Pills that may offer protection during a nuclear emergency are available in York County, but the county's director of emergency management issued a word of caution Friday: Having them doesn't make it OK to ignore evacuation orders or other instructions in the event of an accident.
"People will think, 'I can take this pill and be radiation-proof,' or 'I can take this pill and I don't have to evacuate.' Which is not the case," said Director Cotton Howell. "And that's the fear we have of people trying to rely on a pill."
Howell's warning came a day after plans were announced to make a new shipment of potassium iodide pills available to people who live near the area's two nuclear power plants, the Catawba nuclear station on Lake Wylie in York County and the McGuire nuclear station in Mecklenburg County.
Potassium iodide (known by the chemical symbol KI) helps reduce the risk of thyroid cancer, which can result from exposure to radiation. But the pills aren't a substitute for other precautions, S.C. emergency planners emphasize.
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"We don't want (people) to think this is a magic pill," said Mary Nguyen Bright, a nuclear response specialist in the S.C. Department of Health and Environmental Control. "The only thing these tablets do is protect the thyroid gland. That's why we tell people, you must follow all of the orders, including evacuation or shelter."
Howell went a step further, saying he's not sure the pills offer much value because they don't protect other parts of the body. He doesn't keep them at his own house, even though his family lives near McConnells, within a 10-mile radius of the Lake Wylie nuclear plant.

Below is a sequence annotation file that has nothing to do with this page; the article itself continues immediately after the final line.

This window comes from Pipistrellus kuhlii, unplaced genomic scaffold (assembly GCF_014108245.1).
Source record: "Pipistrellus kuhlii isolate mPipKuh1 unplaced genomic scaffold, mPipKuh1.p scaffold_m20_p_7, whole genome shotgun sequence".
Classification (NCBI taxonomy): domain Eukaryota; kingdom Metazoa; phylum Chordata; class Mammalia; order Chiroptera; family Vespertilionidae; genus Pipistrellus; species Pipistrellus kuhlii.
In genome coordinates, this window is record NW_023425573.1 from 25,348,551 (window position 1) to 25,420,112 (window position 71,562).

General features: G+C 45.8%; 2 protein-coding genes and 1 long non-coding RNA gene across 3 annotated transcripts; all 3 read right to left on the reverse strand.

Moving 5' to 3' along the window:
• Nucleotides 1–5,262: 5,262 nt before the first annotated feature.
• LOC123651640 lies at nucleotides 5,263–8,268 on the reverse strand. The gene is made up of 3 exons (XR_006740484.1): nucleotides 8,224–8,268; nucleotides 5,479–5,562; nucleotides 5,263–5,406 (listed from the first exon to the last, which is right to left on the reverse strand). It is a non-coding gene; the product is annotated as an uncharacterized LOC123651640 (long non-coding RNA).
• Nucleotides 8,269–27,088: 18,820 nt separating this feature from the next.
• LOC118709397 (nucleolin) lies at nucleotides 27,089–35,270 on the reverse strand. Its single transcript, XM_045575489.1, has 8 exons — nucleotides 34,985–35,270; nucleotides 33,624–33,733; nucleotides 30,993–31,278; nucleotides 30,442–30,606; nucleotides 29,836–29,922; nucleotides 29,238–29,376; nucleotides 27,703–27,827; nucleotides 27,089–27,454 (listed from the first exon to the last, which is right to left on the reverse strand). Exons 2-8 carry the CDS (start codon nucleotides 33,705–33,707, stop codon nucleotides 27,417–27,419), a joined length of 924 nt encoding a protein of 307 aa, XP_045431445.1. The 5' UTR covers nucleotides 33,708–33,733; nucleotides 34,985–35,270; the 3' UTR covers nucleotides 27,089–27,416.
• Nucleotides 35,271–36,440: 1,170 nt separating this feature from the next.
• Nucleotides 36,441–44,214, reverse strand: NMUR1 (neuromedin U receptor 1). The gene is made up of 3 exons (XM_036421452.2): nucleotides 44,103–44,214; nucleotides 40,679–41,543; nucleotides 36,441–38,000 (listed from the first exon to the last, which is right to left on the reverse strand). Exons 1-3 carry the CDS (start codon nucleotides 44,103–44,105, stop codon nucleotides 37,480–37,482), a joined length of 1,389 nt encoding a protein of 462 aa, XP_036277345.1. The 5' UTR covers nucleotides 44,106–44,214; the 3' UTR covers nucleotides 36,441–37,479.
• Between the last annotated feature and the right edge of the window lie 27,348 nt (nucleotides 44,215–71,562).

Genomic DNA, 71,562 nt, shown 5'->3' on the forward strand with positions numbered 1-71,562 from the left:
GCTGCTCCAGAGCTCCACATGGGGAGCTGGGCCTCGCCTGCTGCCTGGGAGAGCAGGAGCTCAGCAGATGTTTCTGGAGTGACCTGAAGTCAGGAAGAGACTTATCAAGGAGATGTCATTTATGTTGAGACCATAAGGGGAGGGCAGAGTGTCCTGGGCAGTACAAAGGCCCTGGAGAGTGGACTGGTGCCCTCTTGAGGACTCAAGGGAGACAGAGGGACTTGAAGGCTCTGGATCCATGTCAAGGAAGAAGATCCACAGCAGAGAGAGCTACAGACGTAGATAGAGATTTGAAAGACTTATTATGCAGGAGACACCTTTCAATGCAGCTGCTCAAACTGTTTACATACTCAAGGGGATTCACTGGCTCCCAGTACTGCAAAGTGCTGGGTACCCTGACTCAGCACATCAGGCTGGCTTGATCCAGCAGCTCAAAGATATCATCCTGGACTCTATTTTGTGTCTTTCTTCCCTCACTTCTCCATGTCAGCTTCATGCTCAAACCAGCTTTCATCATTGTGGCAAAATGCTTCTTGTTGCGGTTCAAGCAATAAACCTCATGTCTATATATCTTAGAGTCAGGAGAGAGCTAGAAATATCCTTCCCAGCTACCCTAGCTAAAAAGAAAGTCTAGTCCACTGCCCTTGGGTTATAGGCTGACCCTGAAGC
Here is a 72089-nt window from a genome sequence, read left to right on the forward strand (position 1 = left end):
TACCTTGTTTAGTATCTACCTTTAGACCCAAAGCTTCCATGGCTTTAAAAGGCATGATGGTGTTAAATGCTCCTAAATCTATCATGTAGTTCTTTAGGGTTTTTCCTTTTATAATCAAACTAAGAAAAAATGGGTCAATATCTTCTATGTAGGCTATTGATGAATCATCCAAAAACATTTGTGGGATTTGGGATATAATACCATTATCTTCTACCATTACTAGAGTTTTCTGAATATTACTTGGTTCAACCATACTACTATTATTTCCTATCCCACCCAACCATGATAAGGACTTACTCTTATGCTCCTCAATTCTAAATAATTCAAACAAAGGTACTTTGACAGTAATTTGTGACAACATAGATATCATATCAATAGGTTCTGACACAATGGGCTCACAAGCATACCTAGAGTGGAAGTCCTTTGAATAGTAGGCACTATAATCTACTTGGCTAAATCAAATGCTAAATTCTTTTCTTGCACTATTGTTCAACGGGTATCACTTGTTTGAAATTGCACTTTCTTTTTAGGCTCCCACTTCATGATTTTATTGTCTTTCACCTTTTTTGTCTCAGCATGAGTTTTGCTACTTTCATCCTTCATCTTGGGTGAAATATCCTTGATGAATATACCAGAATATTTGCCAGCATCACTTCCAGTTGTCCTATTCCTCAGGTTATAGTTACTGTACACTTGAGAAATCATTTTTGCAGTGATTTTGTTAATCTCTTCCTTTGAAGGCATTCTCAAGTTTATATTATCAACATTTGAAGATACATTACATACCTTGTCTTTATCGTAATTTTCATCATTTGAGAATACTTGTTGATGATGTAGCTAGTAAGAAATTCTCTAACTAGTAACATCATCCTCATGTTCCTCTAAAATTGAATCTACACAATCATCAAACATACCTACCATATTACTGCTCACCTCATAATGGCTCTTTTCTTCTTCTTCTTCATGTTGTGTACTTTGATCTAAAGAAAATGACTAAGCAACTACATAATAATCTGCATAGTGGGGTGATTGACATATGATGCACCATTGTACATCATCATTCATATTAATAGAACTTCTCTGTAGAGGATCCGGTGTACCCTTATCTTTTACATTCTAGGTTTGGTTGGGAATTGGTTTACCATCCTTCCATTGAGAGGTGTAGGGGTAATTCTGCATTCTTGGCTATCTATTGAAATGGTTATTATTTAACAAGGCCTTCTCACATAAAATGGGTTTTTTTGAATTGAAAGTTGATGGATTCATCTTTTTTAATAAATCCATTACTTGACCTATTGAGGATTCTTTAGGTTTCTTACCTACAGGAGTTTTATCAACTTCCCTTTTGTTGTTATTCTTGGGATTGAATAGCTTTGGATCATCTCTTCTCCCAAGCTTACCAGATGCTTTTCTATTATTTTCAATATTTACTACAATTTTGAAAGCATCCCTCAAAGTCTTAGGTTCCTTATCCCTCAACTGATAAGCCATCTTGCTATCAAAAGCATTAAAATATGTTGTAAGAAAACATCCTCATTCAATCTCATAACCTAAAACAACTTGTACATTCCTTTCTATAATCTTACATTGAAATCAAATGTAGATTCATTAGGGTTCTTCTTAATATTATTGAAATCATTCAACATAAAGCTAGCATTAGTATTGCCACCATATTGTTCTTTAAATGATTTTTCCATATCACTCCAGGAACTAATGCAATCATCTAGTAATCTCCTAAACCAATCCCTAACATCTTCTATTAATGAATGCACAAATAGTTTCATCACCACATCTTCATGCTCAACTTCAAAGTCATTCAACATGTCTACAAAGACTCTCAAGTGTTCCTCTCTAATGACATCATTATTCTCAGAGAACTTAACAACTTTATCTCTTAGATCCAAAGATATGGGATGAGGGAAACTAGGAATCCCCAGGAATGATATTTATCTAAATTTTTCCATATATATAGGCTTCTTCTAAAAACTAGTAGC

"This came out of Washington a couple of years ago by somebody up there that said, 'We're trying to show we're doing something,'" said Howell. "It's nothing but a form of salt. It's a high-powered table salt."
Howell said that if a nuclear accident occurs, the best precaution will be for residents to either evacuate or stay inside their homes, depending on instructions. Emergency officials have detailed plans for getting instructions to the public through local radio and TV, outdoor sirens, automated phone calls and other outlets, he said.
"These pills are a legacy of the nuclear attack days," Howell said. "During those days, we were talking about anything to protect from high levels of radiation. A release at Catawba is probably not going to be high levels."
Still, S.C. health officials offer the pills free of charge to anyone living in a 10-mile radius of the Lake Wylie plant. They can be picked up at the York County Health Department on Heckle Boulevard.
In 2003, the county held distribution days at six different sites. Less than 5 percent of about 160,000 eligible residents picked up the pills, Howell said. The leftover tablets are available, and won't expire until 2009, Bright said.
Before then, a new batch of pills will be made available, she said.
On Friday, Bright said her office got a handful of calls from nervous residents asking about the threat of some kind of nuclear explosion.
"A lot of people have that Hollywood image," she said. "The mushrooms clouds aren't relevant to nuclear facilities. There is nothing they put into the design that could lead to something like that."
For more information on pill distribution, call DHEC at 1-800-476-9677 or visit yorkcountyoem.com.